I Couldn’t Even Read the Whole Article

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25 July 2009

A pile of work to do today, most of it on the computer; instead I baked cookies, sat outside staring at the grass, talked to the dog.  Read a little (a book, not a screen).  Can’t seem to get clear-headed or focused.  Very tired, and blah.

Opened my email and gingerly clicked on a link from a friend to an article in the London Times about digital-info overload.  Of course, I didn’t get through all of it.  But here are highlights.  Thanks, SKB — today, this is definitely me.

…the sense of mind-lag and unease that result from info-overload may be causing significant levels of anxiety and depression.

The concerns have been raised by two newly published studies which indicate that streaming digital news may now run faster than our ability to make moral judgments. Rapid info-bursts of stabbings, suffering, eco-threat and war are consumed on a “yes-blah” level but don’t make us indignant, compassionate or inspired. It seems that the quicker we know, the less we may care — and the less humane we become.

One fear is that habitual rapid media-browsing can, ironically, block our ability to develop wisdom. Researchers at the University of California, San Diego, announced recently that they had compiled compelling evidence that even the universal traits of human wisdom — empathy, compassion, altruism, tolerance and emotional stability — are hard-wired into our brains. In Archives of General Psychiatry, Professor Dilip Jeste says that neurons associated with those attributes seem to be sited primarily in areas of the prefrontal cortex — the slower-acting, recently evolved regions of our brain that are bypassed when the world feels stressful and our primitive survival instincts grab the controls.

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5 Responses to “I Couldn’t Even Read the Whole Article”

  1. Brad Green Says:

    Just today I’ve read that Stephen King is selling signed copies of his new book and within the statement there’s mention of a need to preserve the book as an object.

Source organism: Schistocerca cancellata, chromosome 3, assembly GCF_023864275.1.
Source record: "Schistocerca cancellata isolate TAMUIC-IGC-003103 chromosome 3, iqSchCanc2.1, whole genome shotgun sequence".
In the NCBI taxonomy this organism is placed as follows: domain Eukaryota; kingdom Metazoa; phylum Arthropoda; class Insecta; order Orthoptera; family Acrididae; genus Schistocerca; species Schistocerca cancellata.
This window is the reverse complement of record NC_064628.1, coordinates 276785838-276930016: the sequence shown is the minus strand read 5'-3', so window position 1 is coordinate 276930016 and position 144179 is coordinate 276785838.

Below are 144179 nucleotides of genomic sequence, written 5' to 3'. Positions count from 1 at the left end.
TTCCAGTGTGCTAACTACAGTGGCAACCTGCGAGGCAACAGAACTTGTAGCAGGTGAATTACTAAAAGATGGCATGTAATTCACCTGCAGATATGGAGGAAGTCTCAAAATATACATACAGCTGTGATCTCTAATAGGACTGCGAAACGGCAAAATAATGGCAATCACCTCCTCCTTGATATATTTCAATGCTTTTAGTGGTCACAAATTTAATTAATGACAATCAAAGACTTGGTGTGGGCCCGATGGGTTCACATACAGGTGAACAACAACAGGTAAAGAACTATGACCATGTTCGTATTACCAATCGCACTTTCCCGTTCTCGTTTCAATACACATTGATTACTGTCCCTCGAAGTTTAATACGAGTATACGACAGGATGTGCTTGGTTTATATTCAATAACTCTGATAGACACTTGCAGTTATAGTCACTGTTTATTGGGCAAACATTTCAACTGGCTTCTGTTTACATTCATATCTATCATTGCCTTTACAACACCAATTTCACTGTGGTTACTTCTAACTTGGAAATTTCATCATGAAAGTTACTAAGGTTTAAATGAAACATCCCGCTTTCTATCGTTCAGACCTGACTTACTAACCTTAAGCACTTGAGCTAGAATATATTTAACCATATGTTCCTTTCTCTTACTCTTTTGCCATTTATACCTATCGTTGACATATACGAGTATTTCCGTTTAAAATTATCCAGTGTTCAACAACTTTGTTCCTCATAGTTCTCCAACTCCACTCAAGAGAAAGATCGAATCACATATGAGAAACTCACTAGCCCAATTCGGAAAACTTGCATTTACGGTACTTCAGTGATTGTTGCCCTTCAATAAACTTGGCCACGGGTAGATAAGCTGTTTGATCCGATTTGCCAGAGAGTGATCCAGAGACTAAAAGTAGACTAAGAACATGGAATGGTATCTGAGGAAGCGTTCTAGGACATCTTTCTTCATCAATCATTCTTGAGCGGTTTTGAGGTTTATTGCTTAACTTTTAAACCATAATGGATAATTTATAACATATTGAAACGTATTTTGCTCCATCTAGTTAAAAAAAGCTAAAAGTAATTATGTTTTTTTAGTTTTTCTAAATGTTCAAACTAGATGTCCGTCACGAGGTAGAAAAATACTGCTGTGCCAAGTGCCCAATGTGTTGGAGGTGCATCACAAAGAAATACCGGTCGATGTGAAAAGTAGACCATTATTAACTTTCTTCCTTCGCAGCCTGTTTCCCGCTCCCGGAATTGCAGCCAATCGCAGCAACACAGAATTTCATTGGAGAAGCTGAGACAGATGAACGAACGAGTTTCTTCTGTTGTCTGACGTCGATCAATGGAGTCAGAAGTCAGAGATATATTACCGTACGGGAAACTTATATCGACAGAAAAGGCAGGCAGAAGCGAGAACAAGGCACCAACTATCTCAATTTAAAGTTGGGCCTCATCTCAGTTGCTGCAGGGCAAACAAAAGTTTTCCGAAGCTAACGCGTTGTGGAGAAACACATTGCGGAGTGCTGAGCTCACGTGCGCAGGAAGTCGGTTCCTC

And elsewhere I read about an online journals calling it quits after ten years. The editors admit that even they rarely read online lit.

    And now this was the next article I encountered in my feed reader. I feel this info-overload as well, in both how it relates to everyday life and literary life online. I wonder, however, if people in their early twenties feel the same way? Maybe they’re better able to cope or process this surface-oriented swarm of bits.

  2. Eric Says:

    You’re making great strides towards the stilted blog-form writing, Sonya.

    As someone in their twenties (maybe a somewhat singular example)I can give a firm maybe that we’re better able to process information in a meaningful way. I can speak for a few of my age group in saying that we were deeply moved by the events in Mumbai and Iran, but I can also see a certain activism that seems to be more fad and fashion trend than anything rooted in “wisdom.”

  3. sonyachung Says:

    Are you guys trying to make me feel old? :P

    I do feel caught between the generations; young enough to be steeped in technology as primary mode, but old enough that my brain is still partially wired for analog. And, perhaps more importantly, not quite willing to allow my brain to be fully re-wired, which is what studies show is happening to us the more time we spend interacting with screens. I’ve been debating about the iphone, and the thing that gives me most pause is when friends say, “You’ve got to do it; it will change your life.”

  4. dannypeters Says:

    Computer usage can be divided into two categories: time savings, and time suckage. The same can be said for cell phone features. So ask yourself: In which category do each of the iPhone features fall under for you?

    Much of our modern gadgetry is pernicious, both in terms of time and social interaction. People are more likely to watch bad television than join a bowling league. They’re more likely to surf the Web than eat dinner with their neighbor. And while it’s easier to edit a manuscript on a computer, you can’t spend hours looking up funny videos on a typewriter. Cell phones help us find people more easily, but they are also, due to texting, an obvious cause of the degeneration of common writing skills (and also of common decency, as anyone who’s ever been in a library or a book store with some yahoo ruining everyone’s peace and quiet can attest). There’s the good and the bad with all this stuff. Those that cannot avoid the bad should probably forego the gadget.

    Personally, I am constantly seeking a simpler life. Walden is one of my desert island books. The only piece of electric or electronic equipment I’m in the market for is a rice cooker.

  5. Eric Says:

    I’m intrigued by the idea that the very way we think is being altered by technology. I wonder often about distance, how we interpret it and feel about it. What did the advent of the car do to that? The plane?


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